In vivo monitoring of remnant undifferentiated neural cells following human induced pluripotent stem cell-derived neural stem/progenitor cells transplantation

Yuji Tanimoto, Tomoteru Yamasaki, Narihito Nagoshi, Yuichiro Nishiyama, Satoshi Nori, Soraya Nishimura, Tsuyoshi Iida, Masahiro Ozaki, Osahiko Tsuji, Bin Ji, Ichio Aoki, Masahiro Jinzaki, Morio Matsumoto, Yasuhisa Fujibayashi, Ming Rong Zhang, Masaya Nakamura, Hideyuki Okano

Research output: Contribution to journalArticle

2 Citations (Scopus)

Abstract

Transplantation of human-induced pluripotent stem cell-derived neural stem/progenitor cells (hiPSC-NS/PCs) is a promising treatment for a variety of neuropathological conditions. Although previous reports have indicated the effectiveness of hiPSC-NS/PCs transplantation into the injured spinal cord of rodents and nonhuman primates, long-term observation of hiPSC-NS/PCs post-transplantation suggested some “unsafe” differentiation-resistant properties, resulting in disordered overgrowth. These findings suggest that, even if “safe” NS/PCs are transplanted into the human central nervous system (CNS), the dynamics of cellular differentiation of stem cells should be noninvasively tracked to ensure safety. Positron emission tomography (PET) provides molecular-functional information and helps to detect specific disease conditions. The current study was conducted to visualize Nestin (an NS/PC marker)-positive undifferentiated neural cells in the CNS of immune-deficient (nonobese diabetic-severe combined immune-deficient) mice after hiPSC-NS/PCs transplantation with PET, using 18 kDa translocator protein (TSPO) ligands as labels. TSPO was recently found to be expressed in rodent NS/PCs, and its expression decreased with the progression of neuronal differentiation. We hypothesized that TSPO would also be present in hiPSC-NS/PCs and expressed strongly in residual immature neural cells after transplantation. The results showed high levels of TSPO expression in immature hiPSC-NS/PCs-derived cells, and decreased TSPO expression as neural differentiation progressed in vitro. Furthermore, PET with [18F] FEDAC (a TSPO radioligand) was able to visualize the remnant undifferentiated hiPSC-NS/PCs-derived cells consisting of TSPO and Nestin+ cells in vivo. These findings suggest that PET with [18F] FEDAC could play a key role in the safe clinical application of CNS repair in regenerative medicine.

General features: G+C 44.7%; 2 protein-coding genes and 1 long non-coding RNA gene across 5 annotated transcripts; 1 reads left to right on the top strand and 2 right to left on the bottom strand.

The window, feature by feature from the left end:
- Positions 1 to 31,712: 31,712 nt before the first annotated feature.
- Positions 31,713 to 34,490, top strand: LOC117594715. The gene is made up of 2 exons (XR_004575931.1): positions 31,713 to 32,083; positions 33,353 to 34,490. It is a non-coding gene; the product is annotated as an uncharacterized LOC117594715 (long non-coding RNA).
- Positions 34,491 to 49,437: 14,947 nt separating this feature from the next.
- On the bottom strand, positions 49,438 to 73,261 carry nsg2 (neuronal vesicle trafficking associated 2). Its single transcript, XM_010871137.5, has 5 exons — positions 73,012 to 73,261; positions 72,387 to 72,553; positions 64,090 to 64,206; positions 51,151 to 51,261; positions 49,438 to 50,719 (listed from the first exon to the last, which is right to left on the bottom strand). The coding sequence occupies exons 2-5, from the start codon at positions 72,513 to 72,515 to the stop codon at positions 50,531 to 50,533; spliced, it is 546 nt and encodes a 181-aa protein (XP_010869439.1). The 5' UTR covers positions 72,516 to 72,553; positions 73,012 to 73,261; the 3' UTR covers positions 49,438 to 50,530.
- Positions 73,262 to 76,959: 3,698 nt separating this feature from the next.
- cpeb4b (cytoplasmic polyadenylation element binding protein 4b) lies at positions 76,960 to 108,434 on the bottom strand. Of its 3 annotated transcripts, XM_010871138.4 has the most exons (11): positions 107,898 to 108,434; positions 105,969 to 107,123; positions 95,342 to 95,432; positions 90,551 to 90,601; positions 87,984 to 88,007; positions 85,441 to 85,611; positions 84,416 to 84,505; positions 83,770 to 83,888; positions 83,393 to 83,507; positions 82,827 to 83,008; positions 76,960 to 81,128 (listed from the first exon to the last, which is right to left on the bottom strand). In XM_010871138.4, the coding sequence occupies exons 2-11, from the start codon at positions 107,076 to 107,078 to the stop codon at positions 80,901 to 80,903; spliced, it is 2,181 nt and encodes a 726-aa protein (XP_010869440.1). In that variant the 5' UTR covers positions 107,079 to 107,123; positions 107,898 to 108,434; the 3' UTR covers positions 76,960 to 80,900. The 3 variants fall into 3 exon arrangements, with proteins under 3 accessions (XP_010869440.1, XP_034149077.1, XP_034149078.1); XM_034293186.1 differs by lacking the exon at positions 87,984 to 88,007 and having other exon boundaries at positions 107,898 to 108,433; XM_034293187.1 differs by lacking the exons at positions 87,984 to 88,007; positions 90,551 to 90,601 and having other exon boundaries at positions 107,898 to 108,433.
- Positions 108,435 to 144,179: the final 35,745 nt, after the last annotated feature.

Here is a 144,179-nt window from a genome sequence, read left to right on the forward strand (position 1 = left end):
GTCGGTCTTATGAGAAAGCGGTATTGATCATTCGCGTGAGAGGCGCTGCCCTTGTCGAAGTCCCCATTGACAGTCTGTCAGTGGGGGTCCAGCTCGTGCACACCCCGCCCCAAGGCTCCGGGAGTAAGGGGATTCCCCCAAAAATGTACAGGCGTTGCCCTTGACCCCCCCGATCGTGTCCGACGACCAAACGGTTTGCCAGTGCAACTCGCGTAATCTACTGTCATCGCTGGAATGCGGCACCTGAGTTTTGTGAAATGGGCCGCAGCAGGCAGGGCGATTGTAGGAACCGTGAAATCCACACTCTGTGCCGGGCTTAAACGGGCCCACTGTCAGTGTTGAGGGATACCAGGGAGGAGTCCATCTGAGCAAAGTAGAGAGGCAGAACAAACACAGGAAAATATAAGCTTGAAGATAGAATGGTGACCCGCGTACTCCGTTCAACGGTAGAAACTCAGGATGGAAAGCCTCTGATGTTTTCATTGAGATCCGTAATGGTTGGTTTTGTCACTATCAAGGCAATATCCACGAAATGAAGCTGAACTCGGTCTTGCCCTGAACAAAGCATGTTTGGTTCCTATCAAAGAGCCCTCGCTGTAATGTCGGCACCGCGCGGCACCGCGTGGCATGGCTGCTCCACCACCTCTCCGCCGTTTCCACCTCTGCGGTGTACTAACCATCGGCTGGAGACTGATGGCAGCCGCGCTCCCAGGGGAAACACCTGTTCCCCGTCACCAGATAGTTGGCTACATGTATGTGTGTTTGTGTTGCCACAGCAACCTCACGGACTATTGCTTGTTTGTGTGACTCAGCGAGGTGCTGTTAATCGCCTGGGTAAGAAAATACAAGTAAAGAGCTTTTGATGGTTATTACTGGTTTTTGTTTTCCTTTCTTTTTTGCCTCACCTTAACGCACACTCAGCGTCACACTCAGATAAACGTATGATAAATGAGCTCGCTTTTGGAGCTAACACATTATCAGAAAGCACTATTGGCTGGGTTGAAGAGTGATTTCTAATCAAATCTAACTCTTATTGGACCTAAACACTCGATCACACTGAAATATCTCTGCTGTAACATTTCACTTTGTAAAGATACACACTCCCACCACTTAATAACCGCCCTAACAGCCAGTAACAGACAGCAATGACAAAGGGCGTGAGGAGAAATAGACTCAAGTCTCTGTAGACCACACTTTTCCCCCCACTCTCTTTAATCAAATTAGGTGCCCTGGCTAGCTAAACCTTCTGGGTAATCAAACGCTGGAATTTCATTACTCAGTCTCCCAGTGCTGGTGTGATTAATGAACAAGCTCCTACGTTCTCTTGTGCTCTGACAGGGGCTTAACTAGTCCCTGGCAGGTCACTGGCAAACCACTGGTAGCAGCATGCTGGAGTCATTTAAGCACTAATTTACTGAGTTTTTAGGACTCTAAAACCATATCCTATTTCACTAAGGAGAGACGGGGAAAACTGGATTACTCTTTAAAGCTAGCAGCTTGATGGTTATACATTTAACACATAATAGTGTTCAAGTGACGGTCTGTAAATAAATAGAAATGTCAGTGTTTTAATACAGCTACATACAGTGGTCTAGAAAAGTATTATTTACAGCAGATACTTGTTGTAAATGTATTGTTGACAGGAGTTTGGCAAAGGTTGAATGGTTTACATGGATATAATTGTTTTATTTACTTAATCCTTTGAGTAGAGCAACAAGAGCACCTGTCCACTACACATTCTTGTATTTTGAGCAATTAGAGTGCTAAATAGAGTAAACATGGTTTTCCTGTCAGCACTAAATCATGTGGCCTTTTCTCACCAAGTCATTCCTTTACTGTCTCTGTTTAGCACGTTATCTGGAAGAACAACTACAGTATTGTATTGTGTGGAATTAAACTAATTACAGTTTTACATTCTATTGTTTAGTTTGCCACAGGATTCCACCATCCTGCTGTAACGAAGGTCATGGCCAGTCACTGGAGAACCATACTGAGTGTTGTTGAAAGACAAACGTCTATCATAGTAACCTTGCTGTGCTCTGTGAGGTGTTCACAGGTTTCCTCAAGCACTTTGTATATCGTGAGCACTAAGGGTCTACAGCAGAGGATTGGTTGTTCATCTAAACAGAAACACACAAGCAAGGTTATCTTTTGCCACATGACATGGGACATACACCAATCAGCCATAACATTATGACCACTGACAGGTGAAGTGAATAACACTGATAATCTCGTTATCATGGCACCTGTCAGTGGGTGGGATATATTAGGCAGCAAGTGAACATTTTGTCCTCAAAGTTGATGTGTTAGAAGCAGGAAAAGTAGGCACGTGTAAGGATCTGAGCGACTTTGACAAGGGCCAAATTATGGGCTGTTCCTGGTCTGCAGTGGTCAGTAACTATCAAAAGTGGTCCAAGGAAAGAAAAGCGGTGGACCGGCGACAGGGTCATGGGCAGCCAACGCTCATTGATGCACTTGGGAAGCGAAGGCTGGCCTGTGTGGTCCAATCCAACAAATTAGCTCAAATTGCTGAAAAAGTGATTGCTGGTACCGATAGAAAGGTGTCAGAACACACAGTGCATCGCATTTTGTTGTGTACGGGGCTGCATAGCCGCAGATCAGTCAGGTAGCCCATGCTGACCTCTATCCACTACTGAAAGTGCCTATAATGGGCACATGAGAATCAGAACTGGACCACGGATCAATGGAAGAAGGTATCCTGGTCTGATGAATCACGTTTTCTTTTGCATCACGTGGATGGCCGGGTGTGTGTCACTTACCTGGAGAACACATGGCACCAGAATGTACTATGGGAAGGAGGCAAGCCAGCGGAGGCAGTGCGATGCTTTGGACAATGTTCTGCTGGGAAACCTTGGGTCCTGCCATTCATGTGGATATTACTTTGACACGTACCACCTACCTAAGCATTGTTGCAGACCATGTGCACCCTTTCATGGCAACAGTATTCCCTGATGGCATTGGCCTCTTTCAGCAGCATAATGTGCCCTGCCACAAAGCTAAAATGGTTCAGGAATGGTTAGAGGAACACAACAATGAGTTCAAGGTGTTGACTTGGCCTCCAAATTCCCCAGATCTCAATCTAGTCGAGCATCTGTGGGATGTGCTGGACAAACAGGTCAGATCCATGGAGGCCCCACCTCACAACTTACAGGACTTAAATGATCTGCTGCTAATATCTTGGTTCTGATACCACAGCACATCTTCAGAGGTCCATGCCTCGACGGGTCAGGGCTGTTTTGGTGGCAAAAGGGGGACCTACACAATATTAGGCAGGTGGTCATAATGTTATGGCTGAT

Original languageEnglish
Pages (from-to)465-477
Number of pages13
JournalStem Cells Translational Medicine
Volume9
Issue number4
DOIs
Publication statusPublished - 2020 Apr 1

Keywords

  • PET
  • human-induced pluripotent stem cell-derived neural stem/progenitor cells
  • in vivo imaging
  • spinal cord injury
  • stem cell transplantation

ASJC Scopus subject areas

  • Developmental Biology
  • Cell Biology

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